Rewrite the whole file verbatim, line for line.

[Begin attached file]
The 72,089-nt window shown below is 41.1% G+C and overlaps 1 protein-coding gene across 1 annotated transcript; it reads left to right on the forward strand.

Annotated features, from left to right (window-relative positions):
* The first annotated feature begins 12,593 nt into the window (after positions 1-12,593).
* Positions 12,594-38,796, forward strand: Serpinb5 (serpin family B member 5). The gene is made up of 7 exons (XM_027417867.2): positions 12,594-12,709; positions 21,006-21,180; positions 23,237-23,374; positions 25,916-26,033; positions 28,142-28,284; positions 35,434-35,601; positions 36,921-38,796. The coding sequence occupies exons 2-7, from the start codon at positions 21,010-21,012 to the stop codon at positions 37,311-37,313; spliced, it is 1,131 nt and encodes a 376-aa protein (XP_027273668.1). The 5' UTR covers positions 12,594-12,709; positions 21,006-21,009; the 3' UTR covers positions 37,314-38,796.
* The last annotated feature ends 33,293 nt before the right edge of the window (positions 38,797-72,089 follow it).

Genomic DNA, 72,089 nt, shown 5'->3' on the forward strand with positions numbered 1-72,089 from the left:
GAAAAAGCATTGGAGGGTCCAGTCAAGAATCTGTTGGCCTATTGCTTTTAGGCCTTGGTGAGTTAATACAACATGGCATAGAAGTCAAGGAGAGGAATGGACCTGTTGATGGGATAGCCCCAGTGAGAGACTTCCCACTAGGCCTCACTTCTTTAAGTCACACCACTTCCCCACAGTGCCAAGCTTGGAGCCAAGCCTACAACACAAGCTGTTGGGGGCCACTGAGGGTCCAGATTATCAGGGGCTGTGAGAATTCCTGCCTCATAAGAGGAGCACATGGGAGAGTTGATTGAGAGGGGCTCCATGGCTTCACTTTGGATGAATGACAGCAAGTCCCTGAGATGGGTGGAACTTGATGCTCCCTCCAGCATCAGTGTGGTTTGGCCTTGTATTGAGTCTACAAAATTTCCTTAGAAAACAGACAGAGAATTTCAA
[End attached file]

The 72,089-nt window shown below is 41.1% G+C and overlaps 1 protein-coding gene across 1 annotated transcript; it reads left to right on the forward strand.

Annotated features, from left to right (window-relative positions):
* The first annotated feature begins 12,593 nt into the window (after positions 1-12,593).
* Positions 12,594-38,796, forward strand: Serpinb5 (serpin family B member 5). The gene is made up of 7 exons (XM_027417867.2): positions 12,594-12,709; positions 21,006-21,180; positions 23,237-23,374; positions 25,916-26,033; positions 28,142-28,284; positions 35,434-35,601; positions 36,921-38,796. The coding sequence occupies exons 2-7, from the start codon at positions 21,010-21,012 to the stop codon at positions 37,311-37,313; spliced, it is 1,131 nt and encodes a 376-aa protein (XP_027273668.1). The 5' UTR covers positions 12,594-12,709; positions 21,006-21,009; the 3' UTR covers positions 37,314-38,796.
* The last annotated feature ends 33,293 nt before the right edge of the window (positions 38,797-72,089 follow it).

Genomic DNA, 72,089 nt, shown 5'->3' on the forward strand with positions numbered 1-72,089 from the left:
GAAAAAGCATTGGAGGGTCCAGTCAAGAATCTGTTGGCCTATTGCTTTTAGGCCTTGGTGAGTTAATACAACATGGCATAGAAGTCAAGGAGAGGAATGGACCTGTTGATGGGATAGCCCCAGTGAGAGACTTCCCACTAGGCCTCACTTCTTTAAGTCACACCACTTCCCCACAGTGCCAAGCTTGGAGCCAAGCCTACAACACAAGCTGTTGGGGGCCACTGAGGGTCCAGATTATCAGGGGCTGTGAGAATTCCTGCCTCATAAGAGGAGCACATGGGAGAGTTGATTGAGAGGGGCTCCATGGCTTCACTTTGGATGAATGACAGCAAGTCCCTGAGATGGGTGGAACTTGATGCTCCCTCCAGCATCAGTGTGGTTTGGCCTTGTATTGAGTCTACAAAATTTCCTTAGAAAACAGACAGAGAATTTCAA